At COP26, India also pledged to reduce the emissions intensity of its economy by 45 per cent, a more ambitious target than the previous goal of a 33-35 per cent cut from the 2005 level by 2030. This requires enhanced measures to reduce emissions from the transport sector, the energy-intensive industrial sector, etc. As per the CSE, India achieved 25 per cent emissions intensity reduction of GDP between 2005 and 2016, and is on the path to achieve more than 40 per cent by 2030.
Net zero target by 2070
With the recent pledge for net zero by 2070, India has joined over 125 countries that have committed to net zero emissions. India is the fourth-largest emitter of carbon emissions, after China, the US and the EU. However, the country’s per capita emissions are far behind those of the US, China and the EU. Although the 2070 net zero target falls behind the 2050 commitment made by the US and Europe, and the 2060 commitment made by China and Saudi Arabia, it is a significant target for a developing nation. The developed countries have used fossil fuels to power their industrialisation for centuries and, therefore, have more resources available now to transition away from them.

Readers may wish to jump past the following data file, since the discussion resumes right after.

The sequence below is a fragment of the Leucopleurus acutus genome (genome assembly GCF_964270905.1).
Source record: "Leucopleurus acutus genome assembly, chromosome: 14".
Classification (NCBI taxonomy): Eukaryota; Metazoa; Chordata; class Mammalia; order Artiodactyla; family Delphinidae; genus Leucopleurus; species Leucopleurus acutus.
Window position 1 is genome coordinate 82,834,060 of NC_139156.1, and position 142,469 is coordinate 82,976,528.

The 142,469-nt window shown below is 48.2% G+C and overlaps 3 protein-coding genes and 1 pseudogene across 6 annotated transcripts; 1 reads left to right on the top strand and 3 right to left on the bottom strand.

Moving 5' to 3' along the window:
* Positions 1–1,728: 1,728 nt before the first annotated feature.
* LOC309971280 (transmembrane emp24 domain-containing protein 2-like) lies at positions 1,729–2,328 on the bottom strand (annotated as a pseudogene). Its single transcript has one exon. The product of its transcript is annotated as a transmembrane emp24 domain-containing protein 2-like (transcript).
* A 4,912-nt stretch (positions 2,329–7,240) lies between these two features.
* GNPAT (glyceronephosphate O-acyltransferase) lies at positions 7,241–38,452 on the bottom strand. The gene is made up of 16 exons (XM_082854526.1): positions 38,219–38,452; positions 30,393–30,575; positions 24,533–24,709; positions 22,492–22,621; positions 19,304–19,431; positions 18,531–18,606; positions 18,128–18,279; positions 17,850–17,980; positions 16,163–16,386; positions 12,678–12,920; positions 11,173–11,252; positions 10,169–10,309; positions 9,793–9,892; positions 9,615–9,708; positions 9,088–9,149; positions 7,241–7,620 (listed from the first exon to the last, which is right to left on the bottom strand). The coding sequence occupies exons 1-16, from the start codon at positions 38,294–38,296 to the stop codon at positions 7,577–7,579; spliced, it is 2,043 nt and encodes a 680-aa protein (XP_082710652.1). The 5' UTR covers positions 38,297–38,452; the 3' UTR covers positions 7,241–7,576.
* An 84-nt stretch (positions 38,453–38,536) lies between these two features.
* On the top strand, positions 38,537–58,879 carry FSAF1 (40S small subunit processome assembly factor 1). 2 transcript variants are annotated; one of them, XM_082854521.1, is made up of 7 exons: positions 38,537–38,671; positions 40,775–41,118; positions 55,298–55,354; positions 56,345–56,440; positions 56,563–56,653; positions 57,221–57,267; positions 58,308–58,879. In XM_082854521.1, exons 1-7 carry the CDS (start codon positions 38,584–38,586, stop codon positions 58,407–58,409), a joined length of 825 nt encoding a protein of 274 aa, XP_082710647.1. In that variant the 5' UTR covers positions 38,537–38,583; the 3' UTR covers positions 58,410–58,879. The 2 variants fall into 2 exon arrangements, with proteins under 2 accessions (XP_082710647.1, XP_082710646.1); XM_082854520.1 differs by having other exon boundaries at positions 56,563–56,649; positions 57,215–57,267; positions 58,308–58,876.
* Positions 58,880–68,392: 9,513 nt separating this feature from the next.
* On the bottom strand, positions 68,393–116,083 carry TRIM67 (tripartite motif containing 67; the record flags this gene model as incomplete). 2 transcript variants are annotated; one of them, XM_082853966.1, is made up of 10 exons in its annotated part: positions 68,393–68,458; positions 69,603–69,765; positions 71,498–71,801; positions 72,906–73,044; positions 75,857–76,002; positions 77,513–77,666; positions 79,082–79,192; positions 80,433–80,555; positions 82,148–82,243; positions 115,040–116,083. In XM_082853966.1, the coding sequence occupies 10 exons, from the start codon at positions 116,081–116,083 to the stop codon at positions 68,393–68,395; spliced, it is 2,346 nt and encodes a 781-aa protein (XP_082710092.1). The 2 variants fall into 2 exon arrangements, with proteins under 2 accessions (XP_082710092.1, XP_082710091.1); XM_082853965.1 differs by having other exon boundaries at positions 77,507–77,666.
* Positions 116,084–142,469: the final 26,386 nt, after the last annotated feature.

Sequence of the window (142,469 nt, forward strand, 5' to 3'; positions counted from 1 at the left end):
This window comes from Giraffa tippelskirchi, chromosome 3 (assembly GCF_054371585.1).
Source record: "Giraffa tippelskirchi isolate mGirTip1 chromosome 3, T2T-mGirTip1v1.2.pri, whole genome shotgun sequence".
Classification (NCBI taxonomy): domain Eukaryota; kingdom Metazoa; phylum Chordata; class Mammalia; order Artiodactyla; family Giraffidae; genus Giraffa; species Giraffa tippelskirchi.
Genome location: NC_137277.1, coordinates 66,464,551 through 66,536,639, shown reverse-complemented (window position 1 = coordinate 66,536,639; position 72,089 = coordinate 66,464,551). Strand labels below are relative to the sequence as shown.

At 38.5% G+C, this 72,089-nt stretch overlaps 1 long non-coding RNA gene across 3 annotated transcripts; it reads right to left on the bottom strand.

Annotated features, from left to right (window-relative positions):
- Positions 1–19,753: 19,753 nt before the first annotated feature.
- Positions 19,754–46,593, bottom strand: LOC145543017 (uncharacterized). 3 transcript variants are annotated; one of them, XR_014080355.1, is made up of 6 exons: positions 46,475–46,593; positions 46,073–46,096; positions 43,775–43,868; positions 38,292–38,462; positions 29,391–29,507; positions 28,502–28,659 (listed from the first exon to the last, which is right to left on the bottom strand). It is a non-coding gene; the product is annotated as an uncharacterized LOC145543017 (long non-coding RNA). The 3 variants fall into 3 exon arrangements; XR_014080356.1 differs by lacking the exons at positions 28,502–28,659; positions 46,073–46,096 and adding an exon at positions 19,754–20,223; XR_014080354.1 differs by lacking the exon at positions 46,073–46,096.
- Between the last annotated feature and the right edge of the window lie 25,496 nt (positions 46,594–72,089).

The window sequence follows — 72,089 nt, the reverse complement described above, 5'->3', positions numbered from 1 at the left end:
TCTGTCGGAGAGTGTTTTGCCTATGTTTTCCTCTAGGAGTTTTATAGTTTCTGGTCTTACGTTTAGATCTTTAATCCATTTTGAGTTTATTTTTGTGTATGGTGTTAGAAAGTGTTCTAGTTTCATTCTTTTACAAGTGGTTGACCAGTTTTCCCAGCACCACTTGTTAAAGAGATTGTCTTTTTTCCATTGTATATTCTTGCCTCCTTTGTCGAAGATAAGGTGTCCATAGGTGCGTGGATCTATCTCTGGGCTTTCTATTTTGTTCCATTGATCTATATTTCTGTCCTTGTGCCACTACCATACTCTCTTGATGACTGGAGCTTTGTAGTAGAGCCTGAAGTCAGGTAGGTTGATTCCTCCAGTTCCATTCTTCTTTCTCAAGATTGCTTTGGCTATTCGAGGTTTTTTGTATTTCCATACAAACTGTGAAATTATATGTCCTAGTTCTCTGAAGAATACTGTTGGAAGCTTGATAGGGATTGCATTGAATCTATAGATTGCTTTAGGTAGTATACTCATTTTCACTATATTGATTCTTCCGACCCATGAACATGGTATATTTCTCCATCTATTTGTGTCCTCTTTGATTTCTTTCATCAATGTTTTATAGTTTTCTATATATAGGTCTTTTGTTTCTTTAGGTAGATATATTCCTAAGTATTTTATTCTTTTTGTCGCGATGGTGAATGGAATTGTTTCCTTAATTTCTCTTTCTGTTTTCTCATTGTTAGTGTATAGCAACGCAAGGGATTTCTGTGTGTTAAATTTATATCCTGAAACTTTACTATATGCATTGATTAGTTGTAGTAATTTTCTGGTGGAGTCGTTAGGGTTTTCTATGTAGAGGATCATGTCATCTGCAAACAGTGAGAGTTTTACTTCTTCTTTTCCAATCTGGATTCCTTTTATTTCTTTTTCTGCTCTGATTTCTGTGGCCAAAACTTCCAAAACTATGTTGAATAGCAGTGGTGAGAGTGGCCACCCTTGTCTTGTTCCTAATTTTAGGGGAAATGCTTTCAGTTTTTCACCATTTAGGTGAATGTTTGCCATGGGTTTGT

A study, “Implications of a Net-zero Target for India’s Sectoral Energy Transitions and Climate Policy”, published by the Council on Energy, Environment and Water, notes that India’s total installed solar power capacity would need to increase to 5,630 GW to achieve net zero CO2 emissions by 2070. Further, the report highlights that to achieve a net zero target by 2070, the use of coal, especially for power generation, would need to peak by 2040 and decline by 99 per cent between 2040 and 2060. Meanwhile, the consumption of crude oil, across sectors, would need to peak by 2050 and fall by 90 per cent between 2050 and 2070. Green hydrogen could contribute 19 per cent of the total energy needs of the industrial sector. These insights assume that hydrogen would play an integral part in this transition. Further, the report notes that if India were to attain net zero emissions by 2070, the economic cost of the transition could be around 4.1 per cent of GDP in the net zero year. A breakthrough in carbon capture and storage technology could help reduce the economic cost of the transition.